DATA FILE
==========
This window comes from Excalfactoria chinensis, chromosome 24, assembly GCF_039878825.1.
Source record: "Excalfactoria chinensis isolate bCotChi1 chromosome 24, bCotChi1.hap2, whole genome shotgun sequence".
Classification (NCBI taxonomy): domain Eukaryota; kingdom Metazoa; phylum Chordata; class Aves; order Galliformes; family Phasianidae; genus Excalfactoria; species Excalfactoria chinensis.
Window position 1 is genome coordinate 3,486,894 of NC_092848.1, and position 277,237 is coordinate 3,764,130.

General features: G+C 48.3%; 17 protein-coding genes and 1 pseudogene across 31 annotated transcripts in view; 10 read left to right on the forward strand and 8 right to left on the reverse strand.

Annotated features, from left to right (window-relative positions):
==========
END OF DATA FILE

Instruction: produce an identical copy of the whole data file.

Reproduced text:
This window comes from Excalfactoria chinensis, chromosome 24, assembly GCF_039878825.1.
Source record: "Excalfactoria chinensis isolate bCotChi1 chromosome 24, bCotChi1.hap2, whole genome shotgun sequence".
Classification (NCBI taxonomy): domain Eukaryota; kingdom Metazoa; phylum Chordata; class Aves; order Galliformes; family Phasianidae; genus Excalfactoria; species Excalfactoria chinensis.
Window position 1 is genome coordinate 3,486,894 of NC_092848.1, and position 277,237 is coordinate 3,764,130.

General features: G+C 48.3%; 17 protein-coding genes and 1 pseudogene across 31 annotated transcripts in view; 10 read left to right on the forward strand and 8 right to left on the reverse strand.

Annotated features, from left to right (window-relative positions):